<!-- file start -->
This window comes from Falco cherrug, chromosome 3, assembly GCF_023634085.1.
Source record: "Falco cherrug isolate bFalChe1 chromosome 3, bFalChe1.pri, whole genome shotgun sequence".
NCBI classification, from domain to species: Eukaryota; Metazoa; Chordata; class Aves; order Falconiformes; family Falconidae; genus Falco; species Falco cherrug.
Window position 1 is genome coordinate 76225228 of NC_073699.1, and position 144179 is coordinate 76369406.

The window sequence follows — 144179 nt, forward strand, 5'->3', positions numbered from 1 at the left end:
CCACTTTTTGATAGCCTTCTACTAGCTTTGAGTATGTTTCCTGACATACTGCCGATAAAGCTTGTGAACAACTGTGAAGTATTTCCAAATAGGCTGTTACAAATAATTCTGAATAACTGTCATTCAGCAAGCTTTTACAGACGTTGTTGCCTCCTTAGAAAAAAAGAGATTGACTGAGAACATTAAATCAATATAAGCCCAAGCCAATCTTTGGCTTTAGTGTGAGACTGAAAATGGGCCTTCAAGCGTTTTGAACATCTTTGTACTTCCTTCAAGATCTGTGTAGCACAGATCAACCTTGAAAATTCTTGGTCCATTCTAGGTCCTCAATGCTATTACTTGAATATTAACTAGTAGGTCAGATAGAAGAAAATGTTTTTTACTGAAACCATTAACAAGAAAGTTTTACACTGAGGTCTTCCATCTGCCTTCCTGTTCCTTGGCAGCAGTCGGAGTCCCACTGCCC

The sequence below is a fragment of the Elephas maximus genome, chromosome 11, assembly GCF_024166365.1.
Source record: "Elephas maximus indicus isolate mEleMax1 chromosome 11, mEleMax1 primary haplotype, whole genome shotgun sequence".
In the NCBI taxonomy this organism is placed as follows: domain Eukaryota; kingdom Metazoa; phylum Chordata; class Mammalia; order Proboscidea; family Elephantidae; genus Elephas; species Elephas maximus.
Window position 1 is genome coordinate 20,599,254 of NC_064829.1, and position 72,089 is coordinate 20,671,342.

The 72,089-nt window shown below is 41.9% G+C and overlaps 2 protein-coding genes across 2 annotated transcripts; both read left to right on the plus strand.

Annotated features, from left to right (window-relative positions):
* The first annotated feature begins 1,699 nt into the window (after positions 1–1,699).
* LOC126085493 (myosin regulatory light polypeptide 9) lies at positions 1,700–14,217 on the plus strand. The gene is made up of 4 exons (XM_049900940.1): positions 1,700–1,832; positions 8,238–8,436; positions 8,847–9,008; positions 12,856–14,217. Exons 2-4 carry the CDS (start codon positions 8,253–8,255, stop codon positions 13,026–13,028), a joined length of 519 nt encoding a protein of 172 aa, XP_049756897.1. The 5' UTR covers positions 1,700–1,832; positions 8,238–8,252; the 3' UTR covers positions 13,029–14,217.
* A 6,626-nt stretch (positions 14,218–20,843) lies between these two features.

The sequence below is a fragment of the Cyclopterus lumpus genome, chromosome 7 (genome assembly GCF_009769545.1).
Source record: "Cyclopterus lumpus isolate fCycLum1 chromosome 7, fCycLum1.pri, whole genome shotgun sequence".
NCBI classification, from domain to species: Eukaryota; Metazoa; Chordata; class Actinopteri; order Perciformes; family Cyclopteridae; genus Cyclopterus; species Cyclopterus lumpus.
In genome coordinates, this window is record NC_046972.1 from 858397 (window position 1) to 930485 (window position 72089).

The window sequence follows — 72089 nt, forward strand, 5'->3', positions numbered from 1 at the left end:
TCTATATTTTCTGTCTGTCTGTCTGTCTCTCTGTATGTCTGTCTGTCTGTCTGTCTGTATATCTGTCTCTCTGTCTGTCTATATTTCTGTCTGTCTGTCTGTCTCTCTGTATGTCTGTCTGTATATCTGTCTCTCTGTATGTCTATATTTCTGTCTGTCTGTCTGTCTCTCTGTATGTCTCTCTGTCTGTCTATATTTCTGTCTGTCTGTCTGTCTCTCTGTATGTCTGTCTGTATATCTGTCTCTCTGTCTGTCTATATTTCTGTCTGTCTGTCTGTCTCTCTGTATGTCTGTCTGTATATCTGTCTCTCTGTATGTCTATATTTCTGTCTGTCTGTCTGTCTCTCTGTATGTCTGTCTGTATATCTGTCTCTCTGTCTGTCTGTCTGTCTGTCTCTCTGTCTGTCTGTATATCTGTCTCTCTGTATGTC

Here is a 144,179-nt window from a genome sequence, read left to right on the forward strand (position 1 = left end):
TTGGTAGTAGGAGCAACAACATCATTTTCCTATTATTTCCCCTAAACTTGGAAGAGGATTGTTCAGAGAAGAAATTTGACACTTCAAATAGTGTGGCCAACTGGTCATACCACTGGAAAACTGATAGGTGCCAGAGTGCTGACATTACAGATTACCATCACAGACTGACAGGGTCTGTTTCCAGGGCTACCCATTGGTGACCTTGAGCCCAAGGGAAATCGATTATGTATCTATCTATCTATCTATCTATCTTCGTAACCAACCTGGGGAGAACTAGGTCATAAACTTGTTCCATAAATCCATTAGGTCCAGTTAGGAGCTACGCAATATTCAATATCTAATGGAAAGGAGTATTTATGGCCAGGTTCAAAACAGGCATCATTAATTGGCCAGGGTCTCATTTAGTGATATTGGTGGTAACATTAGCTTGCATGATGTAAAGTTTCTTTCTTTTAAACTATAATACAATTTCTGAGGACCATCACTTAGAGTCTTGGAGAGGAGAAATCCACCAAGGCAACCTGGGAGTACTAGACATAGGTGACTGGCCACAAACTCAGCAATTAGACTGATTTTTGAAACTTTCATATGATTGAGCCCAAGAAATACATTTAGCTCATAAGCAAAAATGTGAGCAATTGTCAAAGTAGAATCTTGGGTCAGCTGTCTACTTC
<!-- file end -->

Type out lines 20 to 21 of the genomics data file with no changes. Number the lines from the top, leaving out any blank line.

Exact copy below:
The window sequence follows — 72089 nt, forward strand, 5'->3', positions numbered from 1 at the left end:
TCTATATTTTCTGTCTGTCTGTCTGTCTCTCTGTATGTCTGTCTGTCTGTCTGTCTGTATATCTGTCTCTCTGTCTGTCTATATTTCTGTCTGTCTGTCTGTCTCTCTGTATGTCTGTCTGTATATCTGTCTCTCTGTATGTCTATATTTCTGTCTGTCTGTCTGTCTCTCTGTATGTCTCTCTGTCTGTCTATATTTCTGTCTGTCTGTCTGTCTCTCTGTATGTCTGTCTGTATATCTGTCTCTCTGTCTGTCTATATTTCTGTCTGTCTGTCTGTCTCTCTGTATGTCTGTCTGTATATCTGTCTCTCTGTATGTCTATATTTCTGTCTGTCTGTCTGTCTCTCTGTATGTCTGTCTGTATATCTGTCTCTCTGTCTGTCTGTCTGTCTGTCTCTCTGTCTGTCTGTATATCTGTCTCTCTGTATGTC